What is Contractualism?

Meaning of Contractualism

Contractualism is a set of philosophical currents that try to explain the origin and importance of the construction of societies and social orders for the human being.

In general, the social contract or contractualism consists of the idea of ​​an agreement signed between the different members of a society, who come together to obtain the guaranteed advantages of the social order.


Therefore, individuals abdicate certain rights or freedoms in order to organize a government, led by a greater power or a group of authorities.

According to most theoretical currents of contractualism , the fear, insecurity and instability of human nature ensured that individuals could grant powers to specific people so that order in their lives could be organized, guaranteeing stability and security, mainly .

In this sense, there is a collective commitment to obey and comply with the rules established by the government.

The government must also be aware of its obligations to ensure the welfare of the people.

Theories of Contractualism

Theories that attempt to explain contractualism emerged during the 16th and 18th centuries, with the main contractual representatives and philosophers in history: Thomas Hobbe, John Locke, and Jean-Jacques Rousseau.

Types of Contractualism


For Thomas Hobbe (1588-1679), the social contract originated from man’s need to control himself.

According to the philosopher and political theorist, the human “ state of nature ” is one of domination over others. Being able to destroy his companions to achieve his personal desires.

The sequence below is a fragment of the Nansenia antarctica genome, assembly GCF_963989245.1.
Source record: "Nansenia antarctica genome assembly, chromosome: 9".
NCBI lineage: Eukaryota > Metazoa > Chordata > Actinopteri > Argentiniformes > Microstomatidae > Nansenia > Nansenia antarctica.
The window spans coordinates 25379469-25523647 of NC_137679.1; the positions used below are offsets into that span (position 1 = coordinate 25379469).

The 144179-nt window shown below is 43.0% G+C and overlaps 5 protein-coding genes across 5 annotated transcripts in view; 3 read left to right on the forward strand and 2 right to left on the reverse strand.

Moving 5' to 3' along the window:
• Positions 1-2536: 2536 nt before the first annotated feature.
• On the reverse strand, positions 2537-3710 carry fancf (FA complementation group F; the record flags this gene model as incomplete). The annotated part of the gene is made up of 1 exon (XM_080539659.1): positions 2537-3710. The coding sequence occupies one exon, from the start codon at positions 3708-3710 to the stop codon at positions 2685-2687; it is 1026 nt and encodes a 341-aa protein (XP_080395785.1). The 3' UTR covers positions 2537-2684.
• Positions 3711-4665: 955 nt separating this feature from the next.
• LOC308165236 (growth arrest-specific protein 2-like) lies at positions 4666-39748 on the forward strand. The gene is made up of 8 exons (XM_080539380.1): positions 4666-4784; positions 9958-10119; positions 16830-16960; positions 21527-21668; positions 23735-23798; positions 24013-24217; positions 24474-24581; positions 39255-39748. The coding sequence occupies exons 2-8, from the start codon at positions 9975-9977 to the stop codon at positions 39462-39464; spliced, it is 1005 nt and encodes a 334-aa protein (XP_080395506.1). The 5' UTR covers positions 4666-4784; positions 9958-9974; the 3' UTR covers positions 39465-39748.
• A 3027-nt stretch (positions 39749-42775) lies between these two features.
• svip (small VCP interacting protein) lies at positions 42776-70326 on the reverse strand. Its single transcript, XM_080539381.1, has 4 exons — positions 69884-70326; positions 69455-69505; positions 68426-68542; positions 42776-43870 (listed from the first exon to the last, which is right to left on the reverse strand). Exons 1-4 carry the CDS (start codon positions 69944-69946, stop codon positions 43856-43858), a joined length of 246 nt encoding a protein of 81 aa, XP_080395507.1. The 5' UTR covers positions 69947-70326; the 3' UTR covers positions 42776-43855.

This state causes a constant feeling of insecurity and fear among people. They also want to abandon the condition of ” eternal war ” and achieve peace.

Taking this into account, according to Hobbes, individuals will seek to strengthen themselves in groups and follow social norms. That ended up restricting the absolute freedom of people and guaranteeing general security.

Hobbes was the first modern philosopher to explain contractualism in more depth.


For John Locke (1632 – 1704), the social contract arose from the need to create a method of partial judgment of people’s interests.

Locke was a staunch critic of dictatorial or monarchical government regimes. He defended a more democratic system, where “ free men ” had the right to elect their representatives and the decisions made should be based on common deliberation, and not just on the will of a sovereign.


Contrary to the assumptions of the “ state of nature ” described by Hobber and Locke, Jean-Jacques Rousseau (1712-1778) defends the idea that the human being is essentially good, but society is responsible for his corruption.

Rousseau believes that all power is formed from the people and must be governed by them. Therefore, the people must elect their representatives to govern, people who must exercise power in the name of the general interests of the population.

In this context, free citizens give up their own will in favor of the common will (general will).

Contractualism and Jusnaturalism

Even before the idea of ​​contractualism , that is, the formation of the State as mediator of the lives of individuals in society, there was the idea of ​​a “ natural right ”.

Natural law consists of the philosophical doctrine that before the norms defined by the social order, there was a model of natural human rights.

This right can be granted from a revelation made by God to humans (theological natural law). From the idea of ​​the existence of natural laws of the universe (cosmological natural law) or natural laws of life that the human being tends to discover only through reason (rational natural law).

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